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ENGLAND
Samuel Pepys
Elizabeth I
London's Underworld
Fleet Marriages.
The Cries of London
Updated.




A choirboy from Worcester Cathedral was sent to London to audition for Mr Handel who was well known as a good judge of voice. The Boy sang. "Is this how you praise God in Worcester"?, Handel asked. "Yes Mr Handel", replied the boy. "God is Good", Handel replied, "and no doubt he will hear your praises in Worcester, but no man will hear them in London

-- George Frederik Handel



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The Queen's Physik II
Posted by Bill McCann on (15 Reads)
The publication, for profit, of intimate details of the British Royal Family by their former servants is at least 350 years old. What may be the first example of this exploitation of "insider knowledge," was published in 1658 by a former servant of Henrietta Maria, Queen Consort to Charles I. The book details the "Receipts" recipes for medicinal cures and favourite foods of the Royal Family contained in the Queen's Closet. Some of the medicinal recipes are quackery indeed, and all the more interesting for that. In this serialisation, the spelling has been modernised to aid comprehension but the habit of always capitalising proper nouns has bee retained to add 'flavour' to the text. Our next instalment consists of a list of all of those who wrote or prescribed the remedies. They include the monarchs, Mary I, Edward VI, Elizabeth I, Charles I, courtiers such as Walter Raleigh and Francis bacon and a host of doctors, gentlemen and ladies of the court.



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Henrietta Maria, Queen Consort to Charles I
Posted by Bill McCann on (56 Reads)
We will soon begin the serialisation of "The Queen's Physik" and, as a prelude, give here a short biography of the queen to whom it belonged. A Catholic Princess of France, Henrietta Maria became the steadfast and loyal queen to Charles I. In the increasingly Puritan England her religion was a major obstacle to good relations with parliament and the army. When Charles' unbending refusal to alter his religious policies finally provoked the Civil Wars she actively supported him by raising arms abroad and joining him on the campaign. His execution was a blow from which she never recovered.



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Two Speeches by the Great Elizabeth: Two The Golden speech 1601
Posted by Bill McCann on (530 Reads)
Elizabeth summoned her last parliament to meet at Westminster a the 27th of October 1601. She opened it in person with all the pomp and circumstance that the opening of Parliament has to this day. But Elizabeth was already 69 and in the 44th year of her reign. It has been recorded that she was actually sinking to the ground beneath the weight of the royal robes when the nearest nobleman caught and supported her in his arms. She completed the fatiguing ceremony "with her usual dignity and grace." The session was dominated by the question of monopolies. These vested the sole right to sell or issue licences for the sale of basic commodities in the hands of a courtier, or even a lady of the bedchamber. The aging queen recognised both the abuse and the fact that she herself was in the hands of her servants. When she closed the parliament on November 30th she made a speech on what it was to be a monarch in the modern times. This came to be known as the "Golden Speech" because those who heard it deemed it worthy of been written in gold. The 140 members of parliament, led by Mr. Speaker Crooke, knelt before Elizabeth, fully conscious of the fact that his would be her last speech to her Parliament.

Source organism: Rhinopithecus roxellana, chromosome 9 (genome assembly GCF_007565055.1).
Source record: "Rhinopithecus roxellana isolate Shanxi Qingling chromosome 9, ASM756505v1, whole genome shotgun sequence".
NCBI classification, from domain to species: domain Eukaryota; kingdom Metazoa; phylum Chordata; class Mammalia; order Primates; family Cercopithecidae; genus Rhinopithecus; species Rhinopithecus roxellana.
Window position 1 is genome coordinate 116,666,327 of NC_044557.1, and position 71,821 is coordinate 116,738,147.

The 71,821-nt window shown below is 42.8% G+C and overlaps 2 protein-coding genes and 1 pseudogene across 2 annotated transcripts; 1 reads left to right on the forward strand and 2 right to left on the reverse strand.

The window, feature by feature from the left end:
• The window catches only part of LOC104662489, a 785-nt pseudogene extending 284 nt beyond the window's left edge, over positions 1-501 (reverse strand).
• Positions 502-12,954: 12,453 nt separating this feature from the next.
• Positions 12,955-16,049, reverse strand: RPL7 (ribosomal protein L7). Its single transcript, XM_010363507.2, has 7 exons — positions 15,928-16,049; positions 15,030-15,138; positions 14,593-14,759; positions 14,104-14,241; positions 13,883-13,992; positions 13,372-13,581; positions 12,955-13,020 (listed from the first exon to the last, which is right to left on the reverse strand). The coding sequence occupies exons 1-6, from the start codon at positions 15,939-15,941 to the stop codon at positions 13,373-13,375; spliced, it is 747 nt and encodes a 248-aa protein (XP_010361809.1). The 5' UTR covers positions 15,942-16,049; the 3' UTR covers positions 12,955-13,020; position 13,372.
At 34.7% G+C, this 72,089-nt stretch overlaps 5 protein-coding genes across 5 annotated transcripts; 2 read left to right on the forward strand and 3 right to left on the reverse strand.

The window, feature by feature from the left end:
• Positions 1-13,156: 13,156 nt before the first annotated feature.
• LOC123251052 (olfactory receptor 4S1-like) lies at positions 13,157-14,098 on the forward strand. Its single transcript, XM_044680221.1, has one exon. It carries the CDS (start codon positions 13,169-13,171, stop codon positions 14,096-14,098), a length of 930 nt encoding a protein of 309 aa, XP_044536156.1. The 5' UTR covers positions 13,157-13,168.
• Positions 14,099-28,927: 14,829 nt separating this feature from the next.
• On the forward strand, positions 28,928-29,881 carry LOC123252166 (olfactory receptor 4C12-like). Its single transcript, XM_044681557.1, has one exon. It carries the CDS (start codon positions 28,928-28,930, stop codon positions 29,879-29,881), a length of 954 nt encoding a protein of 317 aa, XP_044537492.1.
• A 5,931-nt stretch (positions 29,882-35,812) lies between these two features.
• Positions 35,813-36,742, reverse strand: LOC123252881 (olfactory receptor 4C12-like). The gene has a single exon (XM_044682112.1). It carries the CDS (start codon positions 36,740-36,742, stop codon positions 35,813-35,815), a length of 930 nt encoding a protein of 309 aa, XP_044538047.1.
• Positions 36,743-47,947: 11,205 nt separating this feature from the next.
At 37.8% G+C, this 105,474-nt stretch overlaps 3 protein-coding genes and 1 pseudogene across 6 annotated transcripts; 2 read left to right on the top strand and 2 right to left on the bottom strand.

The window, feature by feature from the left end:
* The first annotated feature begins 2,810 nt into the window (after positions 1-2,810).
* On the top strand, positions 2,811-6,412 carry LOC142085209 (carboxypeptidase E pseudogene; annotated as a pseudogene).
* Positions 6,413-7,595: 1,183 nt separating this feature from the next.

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Two Speeches by the Great Elizabeth: One - Tilbury 1588
Posted by Bill McCann on (418 Reads)
Elizabeth I was one of the most intelligent, educated, erudite and effective monarchs England (or, indeed, Britain) has ever enjoyed. We here reproduce two of her most famous speeches. The first is that which she delivered at the height of her power and at the height of England's Danger as the Spanish Armada approached.



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The Queens of England: Introduction
Posted by Polina Coffey on (934 Reads)
Since the end of the tenth century, England has had six Queens - seven if the hapless Jane Grey is included - who reigned in their own right as Queen Regnant. But England and Britain have also had forty Queens Consort who played no small part in the history of the Kingdom. In this major new series we will attempt to lift the shadows and place both the Queens and their achievements centre-stage. We begin with an introductory essay and a complete list of the Queens of England from the formidable Ymma to the current monarch, Elizabeth II.



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